'World Trade' vs. '93'
It may seem crass to pick apart a pair of movies that confront the grief and horror of the Sept. 11 attacks. But let's be honest: If you saw Paul Greengrass's "United 93," it's nearly impossible to watch Oliver Stone's "World Trade Center" and not compare the two.
As "Trade Center" opens today to mostly positive reviews (not counting the generally negative response from the Post's Desson Thomson), let's break down a few of the differences between the first two mainstream theatrical releases about 9/11.
"United 93": The actors were unknown, but that didn't make their performances any less riveting. In fact, that may have made them more compelling. Because these faces are largely foreign to us, we project no preconceived notions about anyone's identity, from the airplane passengers to the air traffic controllers to the terrorists themselves. We have not seen them in 1,000 red carpet photos or on umpteen episodes of "Entertainment Tonight." They could just as easily be one of us.
"World Trade Center": Oliver Stone's film, on the other hand, is filled with faces we recognize, from leading men Nicolas Cage and "Crash's" Michael Pena to bit players like Stephen Dorff and Frank Whaley. (For the first two minutes Whaley appeared on screen, all I could think of was that line from "Pulp Fiction": "Check out the big brain on Brett.") All of the actors bring humanity and nuance to their characters, particularly Cage, Maria Bello and Maggie Gyllenhaal as the distraught, pregnant wife of a missing officer. But, through no fault of the cast members themselves, the fact that we know them so well merely reminds us that we're watching a big Hollywood picture show.
Advantage: A tough call, but I have to give it to "United 93."
"United 93": The inside of that airplane and the way it jolts and dives feels very, very real. But the effects here are largely subtle, and the film -- understandably, since the story focuses on Flight 93 -- relies on news footage to portray the fall of the twin towers.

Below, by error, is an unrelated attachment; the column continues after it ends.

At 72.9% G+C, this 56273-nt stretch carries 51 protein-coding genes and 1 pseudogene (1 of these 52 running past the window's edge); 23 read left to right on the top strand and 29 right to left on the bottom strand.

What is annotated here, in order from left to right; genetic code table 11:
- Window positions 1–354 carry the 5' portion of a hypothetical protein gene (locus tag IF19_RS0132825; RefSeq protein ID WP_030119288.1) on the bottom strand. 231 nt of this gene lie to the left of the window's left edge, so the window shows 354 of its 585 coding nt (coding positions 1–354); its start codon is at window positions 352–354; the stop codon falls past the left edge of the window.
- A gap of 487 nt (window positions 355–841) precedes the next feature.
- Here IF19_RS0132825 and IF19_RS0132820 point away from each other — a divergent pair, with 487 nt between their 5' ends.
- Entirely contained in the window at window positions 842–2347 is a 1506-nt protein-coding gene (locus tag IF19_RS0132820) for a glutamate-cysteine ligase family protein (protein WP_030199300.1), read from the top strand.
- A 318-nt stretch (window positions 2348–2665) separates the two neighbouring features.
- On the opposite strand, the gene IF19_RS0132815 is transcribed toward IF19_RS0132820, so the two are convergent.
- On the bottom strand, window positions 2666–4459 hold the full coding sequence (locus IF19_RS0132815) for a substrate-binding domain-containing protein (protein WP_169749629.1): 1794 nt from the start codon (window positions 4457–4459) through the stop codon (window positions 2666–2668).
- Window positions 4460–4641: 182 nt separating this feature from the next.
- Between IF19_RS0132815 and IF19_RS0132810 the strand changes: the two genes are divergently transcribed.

"World Trade Center": Stone's film lets us travel to the trade center with the Port Authority cops. Hence, when the towers fall, we experience it from inside the structure itself. The deafening roar, the blackness of crumbling debris and the ominous hush that eventually follows may be the film's most astonishing and powerful moment.
Advantage: "World Trade Center"
"United 93": For most of the film's 111 minutes, I could barely breathe. Greengrass's documentary approach makes us feel like we are reliving 9/11 yet simultaneously experiencing the horror for the first time by getting a seat in coach on that tragic flight that ended in Shanksville, Pa.
"World Trade Center": The film evokes the claustrophobia, the unquenchable thirst and the desperate desire to hear a voice in the distance. All the frightening details of being trapped beneath so much rubble come across loud and clear. Yet as much as I felt for these characters -- who are based on real men who actually lived through this -- I never felt the same edge-of-your-seat sense of peril that I got from "United 93." My eyes welled up a couple of times, but my pulse barely quickened.
Advantage: "United 93"
"United 93": The best word to describe how I felt afterward: Stricken. It took me a while to get my head back together after seeing this. When the film ended, the room full of critics started to file out, but no one spoke a word.
"World Trade Center": The best word to describe how I felt afterward: Sad. But it didn't take me nearly as long to recalibrate my brain back to regular life. I saw this with a much larger audience, and there was plenty of sniffling and passing of tissues throughout the screening.
Advantage: For me, "United 93." But for others, "World Trade Center," which focuses so much on family, may strike more of a chord.
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